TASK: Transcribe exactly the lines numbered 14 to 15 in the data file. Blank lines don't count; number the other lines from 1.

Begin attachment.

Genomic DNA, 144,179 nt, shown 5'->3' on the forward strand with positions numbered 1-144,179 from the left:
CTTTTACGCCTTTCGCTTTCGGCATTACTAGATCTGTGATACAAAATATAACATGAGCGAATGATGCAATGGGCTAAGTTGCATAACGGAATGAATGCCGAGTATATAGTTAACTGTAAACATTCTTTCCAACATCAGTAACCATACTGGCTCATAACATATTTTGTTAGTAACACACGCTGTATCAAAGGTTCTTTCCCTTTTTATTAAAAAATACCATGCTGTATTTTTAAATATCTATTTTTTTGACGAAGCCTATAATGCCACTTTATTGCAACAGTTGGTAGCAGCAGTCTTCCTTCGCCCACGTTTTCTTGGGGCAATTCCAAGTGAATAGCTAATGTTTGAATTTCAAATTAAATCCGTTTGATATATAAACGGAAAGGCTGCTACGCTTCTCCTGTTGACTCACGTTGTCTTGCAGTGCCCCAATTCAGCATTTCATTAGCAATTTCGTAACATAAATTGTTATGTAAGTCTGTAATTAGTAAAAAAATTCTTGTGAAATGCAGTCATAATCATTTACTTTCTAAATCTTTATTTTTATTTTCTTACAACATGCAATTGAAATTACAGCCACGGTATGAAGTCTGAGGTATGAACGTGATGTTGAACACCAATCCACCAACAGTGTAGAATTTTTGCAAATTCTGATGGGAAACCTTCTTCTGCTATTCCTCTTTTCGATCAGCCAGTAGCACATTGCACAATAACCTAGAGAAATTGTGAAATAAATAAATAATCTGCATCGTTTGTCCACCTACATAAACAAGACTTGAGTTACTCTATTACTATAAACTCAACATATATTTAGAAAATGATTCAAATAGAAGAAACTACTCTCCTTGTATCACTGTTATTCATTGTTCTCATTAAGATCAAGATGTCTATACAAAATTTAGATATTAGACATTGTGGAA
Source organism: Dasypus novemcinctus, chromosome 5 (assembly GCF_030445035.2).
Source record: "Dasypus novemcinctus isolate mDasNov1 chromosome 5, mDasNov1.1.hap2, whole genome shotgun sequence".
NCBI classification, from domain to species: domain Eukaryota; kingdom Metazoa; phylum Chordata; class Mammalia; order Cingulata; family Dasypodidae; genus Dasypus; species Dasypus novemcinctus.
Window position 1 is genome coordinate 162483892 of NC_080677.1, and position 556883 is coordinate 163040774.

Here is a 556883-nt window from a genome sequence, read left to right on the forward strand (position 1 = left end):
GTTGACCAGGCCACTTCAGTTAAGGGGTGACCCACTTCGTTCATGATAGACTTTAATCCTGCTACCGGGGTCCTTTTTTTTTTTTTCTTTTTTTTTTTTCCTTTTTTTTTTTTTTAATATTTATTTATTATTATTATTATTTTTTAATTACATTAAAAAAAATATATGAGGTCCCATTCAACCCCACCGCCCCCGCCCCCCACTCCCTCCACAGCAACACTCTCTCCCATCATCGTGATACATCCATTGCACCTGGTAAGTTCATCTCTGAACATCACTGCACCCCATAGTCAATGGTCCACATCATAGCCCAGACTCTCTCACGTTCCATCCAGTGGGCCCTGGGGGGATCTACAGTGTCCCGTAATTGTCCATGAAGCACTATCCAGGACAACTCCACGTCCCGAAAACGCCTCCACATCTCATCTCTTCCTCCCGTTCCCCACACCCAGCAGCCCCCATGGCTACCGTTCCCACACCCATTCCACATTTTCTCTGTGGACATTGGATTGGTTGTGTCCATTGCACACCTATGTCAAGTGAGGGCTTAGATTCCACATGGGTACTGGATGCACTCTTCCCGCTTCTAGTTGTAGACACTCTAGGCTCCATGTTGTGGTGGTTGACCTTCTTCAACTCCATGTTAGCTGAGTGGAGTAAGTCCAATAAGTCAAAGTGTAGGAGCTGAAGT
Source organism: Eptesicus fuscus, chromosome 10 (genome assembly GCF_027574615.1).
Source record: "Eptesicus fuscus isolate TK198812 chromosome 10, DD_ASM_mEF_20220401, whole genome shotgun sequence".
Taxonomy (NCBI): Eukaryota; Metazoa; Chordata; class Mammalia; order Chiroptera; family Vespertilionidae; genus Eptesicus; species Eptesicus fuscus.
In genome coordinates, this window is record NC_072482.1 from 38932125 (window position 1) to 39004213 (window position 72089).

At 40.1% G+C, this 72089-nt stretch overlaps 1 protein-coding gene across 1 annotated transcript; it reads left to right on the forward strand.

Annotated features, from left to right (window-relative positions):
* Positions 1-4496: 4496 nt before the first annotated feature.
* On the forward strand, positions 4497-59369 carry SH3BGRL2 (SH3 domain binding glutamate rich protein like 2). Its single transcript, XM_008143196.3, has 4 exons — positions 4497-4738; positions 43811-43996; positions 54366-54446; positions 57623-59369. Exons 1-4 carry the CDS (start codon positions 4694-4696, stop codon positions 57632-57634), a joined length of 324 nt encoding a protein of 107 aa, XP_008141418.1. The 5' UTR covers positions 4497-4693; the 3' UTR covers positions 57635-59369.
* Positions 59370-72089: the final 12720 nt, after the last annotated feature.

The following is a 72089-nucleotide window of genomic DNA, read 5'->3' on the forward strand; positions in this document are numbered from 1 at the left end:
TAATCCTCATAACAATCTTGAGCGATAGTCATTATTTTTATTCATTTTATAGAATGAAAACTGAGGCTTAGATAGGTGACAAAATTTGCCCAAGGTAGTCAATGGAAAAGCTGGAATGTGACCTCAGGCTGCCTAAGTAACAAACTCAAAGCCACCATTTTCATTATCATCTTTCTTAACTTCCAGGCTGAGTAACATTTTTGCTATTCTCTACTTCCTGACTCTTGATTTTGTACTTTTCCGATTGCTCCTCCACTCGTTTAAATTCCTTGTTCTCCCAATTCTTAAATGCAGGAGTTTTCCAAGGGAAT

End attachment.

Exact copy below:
Annotated features, from left to right (window-relative positions):
* Positions 1-4496: 4496 nt before the first annotated feature.